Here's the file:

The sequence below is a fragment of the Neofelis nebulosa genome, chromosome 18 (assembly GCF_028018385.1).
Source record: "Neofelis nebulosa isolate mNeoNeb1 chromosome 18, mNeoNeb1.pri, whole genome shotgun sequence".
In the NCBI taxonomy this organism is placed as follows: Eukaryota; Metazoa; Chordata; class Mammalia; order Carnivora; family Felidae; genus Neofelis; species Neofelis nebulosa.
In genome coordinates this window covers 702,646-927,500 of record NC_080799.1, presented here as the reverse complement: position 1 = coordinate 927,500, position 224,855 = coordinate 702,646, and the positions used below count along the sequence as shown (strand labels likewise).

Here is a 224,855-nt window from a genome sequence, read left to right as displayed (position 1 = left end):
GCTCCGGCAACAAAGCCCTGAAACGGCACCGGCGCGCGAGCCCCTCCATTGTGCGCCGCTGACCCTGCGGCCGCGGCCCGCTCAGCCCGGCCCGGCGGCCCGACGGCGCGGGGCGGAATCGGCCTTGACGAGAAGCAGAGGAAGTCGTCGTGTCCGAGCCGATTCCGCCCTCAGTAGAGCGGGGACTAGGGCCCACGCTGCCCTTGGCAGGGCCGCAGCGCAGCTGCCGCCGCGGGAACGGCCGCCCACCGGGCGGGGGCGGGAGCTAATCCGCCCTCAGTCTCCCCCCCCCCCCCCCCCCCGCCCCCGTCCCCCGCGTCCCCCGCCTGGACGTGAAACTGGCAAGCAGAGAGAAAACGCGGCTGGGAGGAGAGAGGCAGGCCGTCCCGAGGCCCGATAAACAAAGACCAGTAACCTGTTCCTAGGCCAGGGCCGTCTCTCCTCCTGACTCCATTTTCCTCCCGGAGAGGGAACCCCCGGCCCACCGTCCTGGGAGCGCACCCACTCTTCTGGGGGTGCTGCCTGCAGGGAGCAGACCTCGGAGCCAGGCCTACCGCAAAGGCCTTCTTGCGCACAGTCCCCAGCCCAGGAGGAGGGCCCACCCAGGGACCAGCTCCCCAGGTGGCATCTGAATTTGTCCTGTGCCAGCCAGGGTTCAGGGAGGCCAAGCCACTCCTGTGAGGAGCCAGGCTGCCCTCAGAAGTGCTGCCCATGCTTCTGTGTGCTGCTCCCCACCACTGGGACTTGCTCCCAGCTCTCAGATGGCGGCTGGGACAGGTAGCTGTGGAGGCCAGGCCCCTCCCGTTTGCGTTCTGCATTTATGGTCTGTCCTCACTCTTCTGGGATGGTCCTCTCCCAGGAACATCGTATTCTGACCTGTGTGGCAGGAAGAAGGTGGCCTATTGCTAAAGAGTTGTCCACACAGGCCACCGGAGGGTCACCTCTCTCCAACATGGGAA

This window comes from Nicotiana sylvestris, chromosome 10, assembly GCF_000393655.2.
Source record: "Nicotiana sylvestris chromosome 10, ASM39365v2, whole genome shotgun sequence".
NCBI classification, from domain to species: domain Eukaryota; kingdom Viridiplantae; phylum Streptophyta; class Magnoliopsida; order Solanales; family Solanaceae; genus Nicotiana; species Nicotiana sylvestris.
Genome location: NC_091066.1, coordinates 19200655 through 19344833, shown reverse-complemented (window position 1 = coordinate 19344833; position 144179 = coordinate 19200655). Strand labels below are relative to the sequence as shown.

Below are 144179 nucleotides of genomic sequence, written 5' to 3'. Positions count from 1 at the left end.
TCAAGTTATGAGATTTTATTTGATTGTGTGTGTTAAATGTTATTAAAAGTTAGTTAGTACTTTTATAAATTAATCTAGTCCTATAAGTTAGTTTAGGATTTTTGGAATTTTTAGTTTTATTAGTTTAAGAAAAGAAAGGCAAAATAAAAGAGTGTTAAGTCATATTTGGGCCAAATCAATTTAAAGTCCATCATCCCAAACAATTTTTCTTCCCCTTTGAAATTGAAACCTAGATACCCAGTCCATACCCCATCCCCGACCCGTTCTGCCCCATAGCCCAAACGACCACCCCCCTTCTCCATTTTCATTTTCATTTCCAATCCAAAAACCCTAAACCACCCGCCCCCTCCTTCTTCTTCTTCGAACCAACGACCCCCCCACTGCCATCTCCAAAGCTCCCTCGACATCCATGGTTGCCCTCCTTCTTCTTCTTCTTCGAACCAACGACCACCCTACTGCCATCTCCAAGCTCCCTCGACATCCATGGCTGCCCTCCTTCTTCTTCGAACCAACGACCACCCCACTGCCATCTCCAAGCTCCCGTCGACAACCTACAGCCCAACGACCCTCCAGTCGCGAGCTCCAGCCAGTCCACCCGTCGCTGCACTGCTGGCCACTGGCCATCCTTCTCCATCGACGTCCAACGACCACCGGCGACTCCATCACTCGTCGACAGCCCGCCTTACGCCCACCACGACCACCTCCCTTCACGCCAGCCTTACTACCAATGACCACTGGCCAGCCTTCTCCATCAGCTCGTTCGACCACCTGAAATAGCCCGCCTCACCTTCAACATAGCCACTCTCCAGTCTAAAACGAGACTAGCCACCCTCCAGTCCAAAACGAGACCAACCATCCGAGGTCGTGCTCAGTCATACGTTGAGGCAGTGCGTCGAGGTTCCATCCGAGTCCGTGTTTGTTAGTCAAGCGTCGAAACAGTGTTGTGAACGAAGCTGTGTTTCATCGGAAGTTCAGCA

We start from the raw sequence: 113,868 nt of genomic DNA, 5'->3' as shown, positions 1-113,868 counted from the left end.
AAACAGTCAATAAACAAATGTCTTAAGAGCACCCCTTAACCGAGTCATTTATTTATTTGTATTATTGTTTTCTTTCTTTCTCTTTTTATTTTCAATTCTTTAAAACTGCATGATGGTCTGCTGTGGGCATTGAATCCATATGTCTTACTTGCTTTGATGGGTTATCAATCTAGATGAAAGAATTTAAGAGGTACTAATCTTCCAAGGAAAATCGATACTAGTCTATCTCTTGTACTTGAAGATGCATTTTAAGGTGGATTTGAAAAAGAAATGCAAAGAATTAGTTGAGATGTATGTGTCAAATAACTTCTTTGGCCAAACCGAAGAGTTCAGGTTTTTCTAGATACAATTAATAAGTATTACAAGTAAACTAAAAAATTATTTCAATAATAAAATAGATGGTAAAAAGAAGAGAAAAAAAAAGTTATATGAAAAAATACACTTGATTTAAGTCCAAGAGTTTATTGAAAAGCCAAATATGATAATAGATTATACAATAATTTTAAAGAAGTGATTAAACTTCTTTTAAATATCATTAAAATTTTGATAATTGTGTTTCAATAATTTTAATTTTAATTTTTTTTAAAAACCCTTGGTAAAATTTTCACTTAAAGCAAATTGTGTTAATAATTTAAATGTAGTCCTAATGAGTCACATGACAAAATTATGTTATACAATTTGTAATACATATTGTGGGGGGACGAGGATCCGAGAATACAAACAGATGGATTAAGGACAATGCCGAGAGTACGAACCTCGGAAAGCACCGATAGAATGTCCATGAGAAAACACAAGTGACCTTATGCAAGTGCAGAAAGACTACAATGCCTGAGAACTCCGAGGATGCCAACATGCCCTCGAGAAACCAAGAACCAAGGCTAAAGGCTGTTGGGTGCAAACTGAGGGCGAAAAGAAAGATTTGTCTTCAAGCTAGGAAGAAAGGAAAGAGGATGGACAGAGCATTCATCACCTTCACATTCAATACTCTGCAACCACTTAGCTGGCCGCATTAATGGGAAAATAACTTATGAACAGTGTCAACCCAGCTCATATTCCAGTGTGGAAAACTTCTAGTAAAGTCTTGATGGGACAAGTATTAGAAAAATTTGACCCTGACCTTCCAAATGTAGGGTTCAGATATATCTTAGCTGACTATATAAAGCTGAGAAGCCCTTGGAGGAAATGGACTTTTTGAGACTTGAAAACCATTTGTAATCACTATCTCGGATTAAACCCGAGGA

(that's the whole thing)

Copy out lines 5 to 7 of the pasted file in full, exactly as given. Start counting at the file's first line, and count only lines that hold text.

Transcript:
Here is a 224,855-nt window from a genome sequence, read left to right as displayed (position 1 = left end):
GCTCCGGCAACAAAGCCCTGAAACGGCACCGGCGCGCGAGCCCCTCCATTGTGCGCCGCTGACCCTGCGGCCGCGGCCCGCTCAGCCCGGCCCGGCGGCCCGACGGCGCGGGGCGGAATCGGCCTTGACGAGAAGCAGAGGAAGTCGTCGTGTCCGAGCCGATTCCGCCCTCAGTAGAGCGGGGACTAGGGCCCACGCTGCCCTTGGCAGGGCCGCAGCGCAGCTGCCGCCGCGGGAACGGCCGCCCACCGGGCGGGGGCGGGAGCTAATCCGCCCTCAGTCTCCCCCCCCCCCCCCCCCCCGCCCCCGTCCCCCGCGTCCCCCGCCTGGACGTGAAACTGGCAAGCAGAGAGAAAACGCGGCTGGGAGGAGAGAGGCAGGCCGTCCCGAGGCCCGATAAACAAAGACCAGTAACCTGTTCCTAGGCCAGGGCCGTCTCTCCTCCTGACTCCATTTTCCTCCCGGAGAGGGAACCCCCGGCCCACCGTCCTGGGAGCGCACCCACTCTTCTGGGGGTGCTGCCTGCAGGGAGCAGACCTCGGAGCCAGGCCTACCGCAAAGGCCTTCTTGCGCACAGTCCCCAGCCCAGGAGGAGGGCCCACCCAGGGACCAGCTCCCCAGGTGGCATCTGAATTTGTCCTGTGCCAGCCAGGGTTCAGGGAGGCCAAGCCACTCCTGTGAGGAGCCAGGCTGCCCTCAGAAGTGCTGCCCATGCTTCTGTGTGCTGCTCCCCACCACTGGGACTTGCTCCCAGCTCTCAGATGGCGGCTGGGACAGGTAGCTGTGGAGGCCAGGCCCCTCCCGTTTGCGTTCTGCATTTATGGTCTGTCCTCACTCTTCTGGGATGGTCCTCTCCCAGGAACATCGTATTCTGACCTGTGTGGCAGGAAGAAGGTGGCCTATTGCTAAAGAGTTGTCCACACAGGCCACCGGAGGGTCACCTCTCTCCAACATGGGAA

This window comes from Nicotiana sylvestris, chromosome 10, assembly GCF_000393655.2.